A cycle process of the employees reviewing and reading their stories, then feeding back as to whether they represented them well, until they did at the end of the process. After that, the organization would probably want to build a focus towards improving their processes, since they would be able to see the problems they had, then the team could come back for more billable hours and create an updated mythology with a transition from the old one to the new, better one. This would take time to run in, then the consultants would be back. This would almost certainly be a permanent gig, a permanent relationship with every client, since their business processes would never be static and would never be perfect.
This process could probably be called something like "INTERNAL BRANDING" since it's like creating a brand or trademark for a company or organization (on which they already spend billions) but for internal use, i.e., it would not be exposed to the outside world, only within the company.
This is what the Japanese do, by the way. This is what they have, anyway, and it has widespread repercussions in terms of efficiency, company loyalty, and staff retention. Historically, and this is still true to a big extent in Japan, although it's been in the rear-view mirror for a few decades in the US, it was unthinkable to leave one's company to go somewhere else.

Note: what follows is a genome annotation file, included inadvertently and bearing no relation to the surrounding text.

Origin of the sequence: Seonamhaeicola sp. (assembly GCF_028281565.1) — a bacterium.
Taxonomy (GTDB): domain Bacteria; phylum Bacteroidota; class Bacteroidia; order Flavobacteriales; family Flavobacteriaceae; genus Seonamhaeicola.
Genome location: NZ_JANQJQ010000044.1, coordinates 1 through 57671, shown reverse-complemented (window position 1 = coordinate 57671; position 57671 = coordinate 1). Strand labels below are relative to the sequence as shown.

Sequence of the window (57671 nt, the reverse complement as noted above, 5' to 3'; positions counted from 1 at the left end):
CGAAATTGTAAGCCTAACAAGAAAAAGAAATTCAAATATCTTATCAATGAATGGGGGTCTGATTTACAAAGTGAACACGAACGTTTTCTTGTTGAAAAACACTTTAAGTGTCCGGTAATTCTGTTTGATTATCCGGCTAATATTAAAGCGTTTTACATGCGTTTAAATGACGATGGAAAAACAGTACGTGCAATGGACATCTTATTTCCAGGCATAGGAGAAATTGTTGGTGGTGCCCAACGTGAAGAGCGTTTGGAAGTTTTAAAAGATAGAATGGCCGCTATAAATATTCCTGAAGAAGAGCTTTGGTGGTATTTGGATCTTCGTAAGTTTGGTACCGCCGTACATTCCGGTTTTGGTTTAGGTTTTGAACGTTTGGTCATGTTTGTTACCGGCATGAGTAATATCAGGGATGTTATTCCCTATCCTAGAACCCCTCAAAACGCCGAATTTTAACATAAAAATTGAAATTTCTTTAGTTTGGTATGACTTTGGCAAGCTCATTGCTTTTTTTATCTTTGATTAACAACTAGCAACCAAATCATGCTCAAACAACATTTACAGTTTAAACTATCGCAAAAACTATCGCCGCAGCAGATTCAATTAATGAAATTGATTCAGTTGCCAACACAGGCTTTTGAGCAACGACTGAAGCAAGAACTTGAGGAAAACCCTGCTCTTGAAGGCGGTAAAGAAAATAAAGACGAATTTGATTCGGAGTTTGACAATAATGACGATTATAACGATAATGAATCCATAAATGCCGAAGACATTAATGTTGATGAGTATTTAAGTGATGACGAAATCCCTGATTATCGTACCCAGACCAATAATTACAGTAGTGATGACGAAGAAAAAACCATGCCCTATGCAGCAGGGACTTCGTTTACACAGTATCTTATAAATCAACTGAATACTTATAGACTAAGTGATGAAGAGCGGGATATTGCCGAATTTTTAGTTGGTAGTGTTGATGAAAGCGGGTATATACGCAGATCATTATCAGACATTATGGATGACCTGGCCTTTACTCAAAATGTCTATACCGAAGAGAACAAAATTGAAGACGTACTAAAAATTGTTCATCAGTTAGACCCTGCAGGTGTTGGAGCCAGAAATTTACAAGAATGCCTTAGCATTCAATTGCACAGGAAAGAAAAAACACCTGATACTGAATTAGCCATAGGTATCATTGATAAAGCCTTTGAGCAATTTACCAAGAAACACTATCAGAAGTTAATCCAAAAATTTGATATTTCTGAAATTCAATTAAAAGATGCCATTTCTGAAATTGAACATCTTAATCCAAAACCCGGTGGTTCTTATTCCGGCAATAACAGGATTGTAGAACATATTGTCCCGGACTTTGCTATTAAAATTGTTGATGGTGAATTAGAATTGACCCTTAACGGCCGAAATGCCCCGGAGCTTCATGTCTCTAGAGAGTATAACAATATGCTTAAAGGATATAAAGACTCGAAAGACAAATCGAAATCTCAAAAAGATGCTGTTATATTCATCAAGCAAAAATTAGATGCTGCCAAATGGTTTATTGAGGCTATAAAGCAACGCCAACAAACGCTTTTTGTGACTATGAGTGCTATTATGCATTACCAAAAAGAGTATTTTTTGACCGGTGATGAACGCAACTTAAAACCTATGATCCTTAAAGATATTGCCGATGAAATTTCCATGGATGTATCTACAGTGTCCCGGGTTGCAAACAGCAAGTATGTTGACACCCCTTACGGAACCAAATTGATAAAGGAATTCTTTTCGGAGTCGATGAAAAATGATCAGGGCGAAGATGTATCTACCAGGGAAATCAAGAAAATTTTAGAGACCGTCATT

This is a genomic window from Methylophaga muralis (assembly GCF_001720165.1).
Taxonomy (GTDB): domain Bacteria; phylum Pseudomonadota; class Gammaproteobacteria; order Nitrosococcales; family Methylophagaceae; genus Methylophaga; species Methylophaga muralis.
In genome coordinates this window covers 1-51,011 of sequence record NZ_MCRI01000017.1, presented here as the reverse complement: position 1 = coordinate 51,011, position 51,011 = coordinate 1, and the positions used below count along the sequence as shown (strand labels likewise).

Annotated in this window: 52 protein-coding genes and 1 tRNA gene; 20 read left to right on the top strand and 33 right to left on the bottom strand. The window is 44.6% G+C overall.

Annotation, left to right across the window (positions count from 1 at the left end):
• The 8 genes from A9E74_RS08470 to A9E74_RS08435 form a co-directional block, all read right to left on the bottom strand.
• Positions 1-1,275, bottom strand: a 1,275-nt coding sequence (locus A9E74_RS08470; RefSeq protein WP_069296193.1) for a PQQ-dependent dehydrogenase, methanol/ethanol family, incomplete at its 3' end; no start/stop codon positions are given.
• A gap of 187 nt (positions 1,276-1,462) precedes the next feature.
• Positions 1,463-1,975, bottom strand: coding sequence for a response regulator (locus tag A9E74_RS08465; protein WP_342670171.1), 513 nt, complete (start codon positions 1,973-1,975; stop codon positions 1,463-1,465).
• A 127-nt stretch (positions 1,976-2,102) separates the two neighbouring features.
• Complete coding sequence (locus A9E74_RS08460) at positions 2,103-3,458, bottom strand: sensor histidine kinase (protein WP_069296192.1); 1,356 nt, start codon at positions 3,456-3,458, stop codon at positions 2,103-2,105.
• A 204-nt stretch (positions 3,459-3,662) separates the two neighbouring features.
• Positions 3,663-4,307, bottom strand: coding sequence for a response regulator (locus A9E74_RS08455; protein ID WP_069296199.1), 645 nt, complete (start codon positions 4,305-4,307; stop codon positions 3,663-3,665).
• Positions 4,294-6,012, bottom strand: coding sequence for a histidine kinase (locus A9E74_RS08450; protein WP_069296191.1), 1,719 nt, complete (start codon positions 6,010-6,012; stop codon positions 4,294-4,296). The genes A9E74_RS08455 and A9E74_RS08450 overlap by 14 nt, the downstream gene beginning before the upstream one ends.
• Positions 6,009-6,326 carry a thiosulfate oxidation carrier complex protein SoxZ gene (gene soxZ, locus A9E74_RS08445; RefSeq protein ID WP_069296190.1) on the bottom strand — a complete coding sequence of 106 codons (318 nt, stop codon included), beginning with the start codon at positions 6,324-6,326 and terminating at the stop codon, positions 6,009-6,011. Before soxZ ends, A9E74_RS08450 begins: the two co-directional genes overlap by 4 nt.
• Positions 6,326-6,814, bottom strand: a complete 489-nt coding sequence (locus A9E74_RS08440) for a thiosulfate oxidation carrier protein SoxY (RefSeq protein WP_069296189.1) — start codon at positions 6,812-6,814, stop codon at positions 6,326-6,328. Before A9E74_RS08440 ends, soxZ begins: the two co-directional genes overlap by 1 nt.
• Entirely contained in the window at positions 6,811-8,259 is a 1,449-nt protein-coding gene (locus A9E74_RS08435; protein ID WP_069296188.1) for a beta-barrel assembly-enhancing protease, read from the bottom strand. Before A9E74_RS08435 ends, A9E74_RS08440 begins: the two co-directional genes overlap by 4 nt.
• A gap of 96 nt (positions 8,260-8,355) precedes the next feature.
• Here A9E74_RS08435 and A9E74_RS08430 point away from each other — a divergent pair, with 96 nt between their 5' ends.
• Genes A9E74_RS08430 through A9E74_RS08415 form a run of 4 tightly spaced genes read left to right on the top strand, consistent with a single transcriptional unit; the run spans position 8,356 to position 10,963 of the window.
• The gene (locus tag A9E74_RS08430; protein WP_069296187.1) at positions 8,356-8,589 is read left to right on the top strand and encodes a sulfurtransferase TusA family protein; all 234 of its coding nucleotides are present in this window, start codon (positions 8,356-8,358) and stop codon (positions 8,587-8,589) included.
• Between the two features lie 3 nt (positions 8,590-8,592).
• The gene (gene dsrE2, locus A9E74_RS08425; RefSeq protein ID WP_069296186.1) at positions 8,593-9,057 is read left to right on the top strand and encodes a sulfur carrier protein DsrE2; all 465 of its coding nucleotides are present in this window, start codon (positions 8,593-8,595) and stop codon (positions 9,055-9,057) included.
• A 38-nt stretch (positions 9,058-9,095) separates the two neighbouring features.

THINGS I NEED:
I need to work out what to do next to engage the folks who are going to provide the stories, e.g., interviews. How to conduct them, what needs to be in them, etc. How to write them up? How to plan how many interviews and how many staff need to be involved. Is there a way to present to the managers who will greenlight it what the finished product might look like, why they need it, what needs to happen.
Who could / should be on the team? I can do the writing, but perhaps help would be welcome, in terms of writing stories, poems, etc., and perhaps illustrating graphical stories.
What's next? It seems that a lot of the value of this process would be the "second iteration" where the organization takes stock based on the initial "narrative analysis" which would:
1. depict what the organization is like NOW
2. This will help enormously in inducting and getting new staff up to speed, which in itself might be worth the candle.
3. illuminates stepping stones to possibly improving their processes
The second iteration would be a "design" phase, where the "story writers" / "mythologists" would design a new "story line" that depicts what the client wants to see the organization transition into (more efficient, etc., see above).
Once again, the product would be a collection of the output of the fine arts tailored to a client organization to depict a kind of "mythology" or Weltanshauung both of how they are (for new hires) and how they want to befor organizational kai-zen.
Rather than ars gratia artis, perhaps something like emptor gratia artis (art for the sake of the buyer, to take a page from Michelangelo).